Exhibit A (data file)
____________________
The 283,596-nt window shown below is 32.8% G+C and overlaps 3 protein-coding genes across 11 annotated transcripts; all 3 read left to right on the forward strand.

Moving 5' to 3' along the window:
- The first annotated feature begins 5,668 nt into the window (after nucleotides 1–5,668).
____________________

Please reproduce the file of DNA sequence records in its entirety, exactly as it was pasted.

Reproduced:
The 283,596-nt window shown below is 32.8% G+C and overlaps 3 protein-coding genes across 11 annotated transcripts; all 3 read left to right on the forward strand.

Moving 5' to 3' along the window:
- The first annotated feature begins 5,668 nt into the window (after nucleotides 1–5,668).